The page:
Monday, September 11, 2017

Gratitude Tree

For one art therapy supervision, we created a Gratitude Tree. Each person cut out several paper leaves. Then we wrote down things we were grateful for, skipping the obvious "friends and family" ones. One art therapist was thankful for small health advances made after major surgery. Others wrote their favorite foods and drinks. Spa days, TV shows, and travel experiences were other items written. Then everyone helped make the tree trunk and branches, and we taped it to the wall and added our leaves. The tree looks cool, and we made an envelope with blank leaves, so more could be added. It was a nice self care activity to remind ourselves of thing we enjoy and appreciate. It also served to help the group get to know each other better. 

Saturday, May 20, 2017

Zentangle drawing

In April, a colleague and I attended a Certified Zentangle Teacher training Seminar in Providence, RI. Creating Zentangle tiles is a meditative drawing method that can help increase focus and decrease stress. It is easy to learn and has many applications. For example, you can create Zentangle-inspired art like greeting cards, decorative boxes, picture frames, or bags. Now, we are facilitating a group for the patients at the hospital as a way for them to enhance their leisure skills, be creative, and do something relaxing. We have also taught staff the drawing method for self care purposes or just to enjoy something artistic. For more information, visit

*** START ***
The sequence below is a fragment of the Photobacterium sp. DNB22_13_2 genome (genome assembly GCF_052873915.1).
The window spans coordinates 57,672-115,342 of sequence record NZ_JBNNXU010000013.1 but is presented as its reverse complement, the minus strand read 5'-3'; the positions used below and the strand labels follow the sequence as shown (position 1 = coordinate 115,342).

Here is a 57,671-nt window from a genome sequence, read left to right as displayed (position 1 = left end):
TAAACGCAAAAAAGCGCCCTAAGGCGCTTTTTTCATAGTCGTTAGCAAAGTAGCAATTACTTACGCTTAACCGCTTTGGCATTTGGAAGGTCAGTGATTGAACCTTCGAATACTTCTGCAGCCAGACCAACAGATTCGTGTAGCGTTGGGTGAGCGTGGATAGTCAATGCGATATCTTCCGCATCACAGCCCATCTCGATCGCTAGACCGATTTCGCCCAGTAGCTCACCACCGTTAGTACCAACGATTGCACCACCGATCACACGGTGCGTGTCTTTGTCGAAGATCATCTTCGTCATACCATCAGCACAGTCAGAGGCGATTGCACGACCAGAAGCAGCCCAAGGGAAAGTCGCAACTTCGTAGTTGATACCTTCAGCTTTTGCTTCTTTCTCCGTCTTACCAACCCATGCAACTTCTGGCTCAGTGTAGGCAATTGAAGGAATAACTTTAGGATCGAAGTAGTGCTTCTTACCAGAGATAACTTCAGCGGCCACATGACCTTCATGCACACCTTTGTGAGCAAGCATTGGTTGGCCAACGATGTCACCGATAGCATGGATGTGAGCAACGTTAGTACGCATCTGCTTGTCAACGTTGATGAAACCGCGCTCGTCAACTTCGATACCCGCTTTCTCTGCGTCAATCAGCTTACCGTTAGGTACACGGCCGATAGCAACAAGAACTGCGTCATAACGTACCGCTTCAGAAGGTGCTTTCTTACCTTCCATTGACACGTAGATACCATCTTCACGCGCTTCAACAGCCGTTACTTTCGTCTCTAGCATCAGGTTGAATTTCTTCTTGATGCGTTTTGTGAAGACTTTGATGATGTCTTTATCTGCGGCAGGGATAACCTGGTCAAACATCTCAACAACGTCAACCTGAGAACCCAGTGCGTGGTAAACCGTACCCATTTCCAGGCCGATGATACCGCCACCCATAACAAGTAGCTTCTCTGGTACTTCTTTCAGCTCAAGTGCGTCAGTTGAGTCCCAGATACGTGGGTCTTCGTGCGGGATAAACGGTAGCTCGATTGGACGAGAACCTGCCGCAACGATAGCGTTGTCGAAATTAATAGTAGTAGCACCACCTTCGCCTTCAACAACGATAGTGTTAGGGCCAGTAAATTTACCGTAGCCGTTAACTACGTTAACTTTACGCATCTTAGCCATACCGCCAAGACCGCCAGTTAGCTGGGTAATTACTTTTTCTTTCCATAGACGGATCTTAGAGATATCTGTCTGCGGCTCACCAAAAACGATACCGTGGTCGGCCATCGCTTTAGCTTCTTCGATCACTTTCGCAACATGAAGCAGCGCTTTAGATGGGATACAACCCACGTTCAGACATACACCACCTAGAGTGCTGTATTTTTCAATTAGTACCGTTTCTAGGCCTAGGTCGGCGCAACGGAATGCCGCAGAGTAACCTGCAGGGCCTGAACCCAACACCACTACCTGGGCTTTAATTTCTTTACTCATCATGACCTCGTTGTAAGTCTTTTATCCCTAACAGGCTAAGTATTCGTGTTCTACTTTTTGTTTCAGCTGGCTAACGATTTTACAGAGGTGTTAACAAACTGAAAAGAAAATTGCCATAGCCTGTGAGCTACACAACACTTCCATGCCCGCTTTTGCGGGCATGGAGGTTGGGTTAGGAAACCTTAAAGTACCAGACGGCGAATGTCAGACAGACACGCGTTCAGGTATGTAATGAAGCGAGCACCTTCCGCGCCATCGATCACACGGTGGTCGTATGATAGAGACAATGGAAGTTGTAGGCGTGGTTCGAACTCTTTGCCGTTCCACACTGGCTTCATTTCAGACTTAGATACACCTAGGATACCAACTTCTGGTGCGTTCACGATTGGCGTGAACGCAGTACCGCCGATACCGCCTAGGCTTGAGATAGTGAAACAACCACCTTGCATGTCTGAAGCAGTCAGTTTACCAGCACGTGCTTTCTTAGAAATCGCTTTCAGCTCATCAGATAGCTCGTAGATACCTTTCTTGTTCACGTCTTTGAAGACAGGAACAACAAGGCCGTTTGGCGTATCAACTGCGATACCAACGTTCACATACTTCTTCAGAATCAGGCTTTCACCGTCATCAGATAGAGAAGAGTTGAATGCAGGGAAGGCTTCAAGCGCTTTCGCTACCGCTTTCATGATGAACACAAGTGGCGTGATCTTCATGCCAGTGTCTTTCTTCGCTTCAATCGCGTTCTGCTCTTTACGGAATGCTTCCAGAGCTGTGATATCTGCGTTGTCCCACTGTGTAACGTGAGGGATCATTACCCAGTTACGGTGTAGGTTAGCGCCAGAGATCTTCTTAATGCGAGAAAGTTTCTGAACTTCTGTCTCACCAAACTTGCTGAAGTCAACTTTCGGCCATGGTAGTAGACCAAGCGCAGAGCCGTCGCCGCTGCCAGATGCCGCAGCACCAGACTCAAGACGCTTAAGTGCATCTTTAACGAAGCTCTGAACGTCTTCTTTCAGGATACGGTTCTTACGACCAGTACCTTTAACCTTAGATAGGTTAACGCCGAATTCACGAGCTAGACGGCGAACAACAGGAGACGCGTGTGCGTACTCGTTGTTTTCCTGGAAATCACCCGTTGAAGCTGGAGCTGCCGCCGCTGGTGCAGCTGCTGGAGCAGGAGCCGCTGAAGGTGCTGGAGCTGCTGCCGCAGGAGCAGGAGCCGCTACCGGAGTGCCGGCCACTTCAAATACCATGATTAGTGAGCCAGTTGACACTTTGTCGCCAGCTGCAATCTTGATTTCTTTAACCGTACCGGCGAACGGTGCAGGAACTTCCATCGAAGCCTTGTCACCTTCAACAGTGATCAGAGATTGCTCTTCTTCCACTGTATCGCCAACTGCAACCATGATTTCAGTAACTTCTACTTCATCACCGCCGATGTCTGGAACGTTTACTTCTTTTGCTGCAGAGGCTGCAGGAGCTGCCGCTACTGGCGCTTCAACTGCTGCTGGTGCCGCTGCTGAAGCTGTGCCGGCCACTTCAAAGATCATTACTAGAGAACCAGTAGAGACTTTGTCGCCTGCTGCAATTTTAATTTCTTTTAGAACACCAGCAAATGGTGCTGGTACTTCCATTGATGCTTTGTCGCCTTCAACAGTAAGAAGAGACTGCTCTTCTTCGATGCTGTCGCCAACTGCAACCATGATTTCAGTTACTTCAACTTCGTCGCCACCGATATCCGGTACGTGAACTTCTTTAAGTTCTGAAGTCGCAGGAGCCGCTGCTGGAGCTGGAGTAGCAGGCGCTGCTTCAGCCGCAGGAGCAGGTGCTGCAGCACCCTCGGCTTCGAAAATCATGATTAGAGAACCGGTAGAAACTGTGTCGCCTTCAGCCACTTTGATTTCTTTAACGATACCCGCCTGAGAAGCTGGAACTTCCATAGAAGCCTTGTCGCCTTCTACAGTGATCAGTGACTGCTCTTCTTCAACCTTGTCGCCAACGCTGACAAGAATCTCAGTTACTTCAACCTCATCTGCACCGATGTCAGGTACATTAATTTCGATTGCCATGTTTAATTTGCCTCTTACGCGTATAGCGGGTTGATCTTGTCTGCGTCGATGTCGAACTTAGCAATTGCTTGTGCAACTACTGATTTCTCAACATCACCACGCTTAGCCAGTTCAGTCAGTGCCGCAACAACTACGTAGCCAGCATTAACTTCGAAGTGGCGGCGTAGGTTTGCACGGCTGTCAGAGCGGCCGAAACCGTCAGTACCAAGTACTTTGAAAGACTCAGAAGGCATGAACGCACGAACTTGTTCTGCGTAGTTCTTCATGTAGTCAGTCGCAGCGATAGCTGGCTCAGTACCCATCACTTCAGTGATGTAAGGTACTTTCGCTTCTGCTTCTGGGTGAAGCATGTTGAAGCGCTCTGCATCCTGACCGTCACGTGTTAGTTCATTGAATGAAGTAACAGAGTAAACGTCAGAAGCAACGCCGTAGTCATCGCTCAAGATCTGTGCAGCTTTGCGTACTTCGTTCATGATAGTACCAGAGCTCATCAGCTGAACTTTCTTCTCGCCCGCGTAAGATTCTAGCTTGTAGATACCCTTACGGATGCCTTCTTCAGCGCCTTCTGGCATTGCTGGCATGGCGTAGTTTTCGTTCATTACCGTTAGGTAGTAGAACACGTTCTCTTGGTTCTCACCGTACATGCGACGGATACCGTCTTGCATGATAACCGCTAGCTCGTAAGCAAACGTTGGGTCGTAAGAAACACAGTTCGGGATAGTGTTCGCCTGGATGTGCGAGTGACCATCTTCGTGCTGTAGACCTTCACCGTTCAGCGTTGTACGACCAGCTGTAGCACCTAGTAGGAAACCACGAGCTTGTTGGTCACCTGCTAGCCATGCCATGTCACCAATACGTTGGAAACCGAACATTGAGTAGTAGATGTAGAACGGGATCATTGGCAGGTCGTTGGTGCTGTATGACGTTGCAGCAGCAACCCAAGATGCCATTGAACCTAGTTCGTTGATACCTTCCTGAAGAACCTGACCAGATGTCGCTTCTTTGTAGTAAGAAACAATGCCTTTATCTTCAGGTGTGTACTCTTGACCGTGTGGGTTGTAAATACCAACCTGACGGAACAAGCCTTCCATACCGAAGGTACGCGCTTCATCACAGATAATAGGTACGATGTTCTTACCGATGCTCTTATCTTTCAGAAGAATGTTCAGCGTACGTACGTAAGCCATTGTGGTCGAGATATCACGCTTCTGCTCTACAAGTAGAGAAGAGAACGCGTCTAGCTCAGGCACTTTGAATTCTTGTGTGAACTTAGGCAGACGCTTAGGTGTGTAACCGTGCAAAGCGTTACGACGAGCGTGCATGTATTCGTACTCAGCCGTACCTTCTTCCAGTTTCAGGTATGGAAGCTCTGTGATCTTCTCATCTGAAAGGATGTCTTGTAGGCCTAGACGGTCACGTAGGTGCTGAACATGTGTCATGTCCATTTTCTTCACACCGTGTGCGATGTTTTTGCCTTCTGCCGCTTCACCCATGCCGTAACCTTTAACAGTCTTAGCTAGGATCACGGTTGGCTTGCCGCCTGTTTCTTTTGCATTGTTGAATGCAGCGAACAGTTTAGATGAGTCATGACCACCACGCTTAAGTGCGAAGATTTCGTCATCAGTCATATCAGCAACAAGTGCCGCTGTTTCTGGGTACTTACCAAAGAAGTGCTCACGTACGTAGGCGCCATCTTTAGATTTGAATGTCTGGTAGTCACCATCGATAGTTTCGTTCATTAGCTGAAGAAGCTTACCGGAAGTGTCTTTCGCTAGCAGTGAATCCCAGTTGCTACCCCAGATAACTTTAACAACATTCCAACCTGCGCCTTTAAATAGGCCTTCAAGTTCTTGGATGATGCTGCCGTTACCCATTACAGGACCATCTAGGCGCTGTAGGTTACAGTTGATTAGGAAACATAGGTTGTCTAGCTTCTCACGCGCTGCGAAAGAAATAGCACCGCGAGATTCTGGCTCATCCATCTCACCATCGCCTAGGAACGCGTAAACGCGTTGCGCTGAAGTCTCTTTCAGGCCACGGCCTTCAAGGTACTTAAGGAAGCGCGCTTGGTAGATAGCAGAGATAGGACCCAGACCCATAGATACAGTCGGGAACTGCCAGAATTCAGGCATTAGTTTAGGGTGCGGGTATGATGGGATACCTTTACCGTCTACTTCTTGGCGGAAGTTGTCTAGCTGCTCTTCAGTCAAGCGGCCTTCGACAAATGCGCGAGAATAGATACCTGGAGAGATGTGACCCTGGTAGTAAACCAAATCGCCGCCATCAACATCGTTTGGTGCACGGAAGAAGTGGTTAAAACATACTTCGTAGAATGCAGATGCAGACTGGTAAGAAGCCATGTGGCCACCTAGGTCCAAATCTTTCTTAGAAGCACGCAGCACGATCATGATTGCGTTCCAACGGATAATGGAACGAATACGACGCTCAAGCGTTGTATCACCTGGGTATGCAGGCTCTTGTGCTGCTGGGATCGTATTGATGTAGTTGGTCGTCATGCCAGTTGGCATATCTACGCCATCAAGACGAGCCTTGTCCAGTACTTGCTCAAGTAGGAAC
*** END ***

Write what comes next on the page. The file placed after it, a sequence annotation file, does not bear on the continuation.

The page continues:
Sunday, January 15, 2017

Power Thought Cards

For supervision last week, I asked everyone to fold their paper in half. I asked everyone to create an image on one side of a problem, difficult patient, or challenging situation. After they did that, I passed around some Power Thought Cards (box of 64 by Louise Hay) with various sayings on the front and back. I asked everyone to choose one that resonated with them or related to the image they drew, and then create another image on the other half of the paper related to the card they chose. Some therapists drew about a challenging patient, other's drew about difficulties with other staff. The Power Thought Cards served as an inspirational idea or a positive affirmation. The cards are useful in groups with patients as well. I used them in my poetry group as inspirations for poems, and in my Visual Journaling group as inspiration for stress management and coping skills.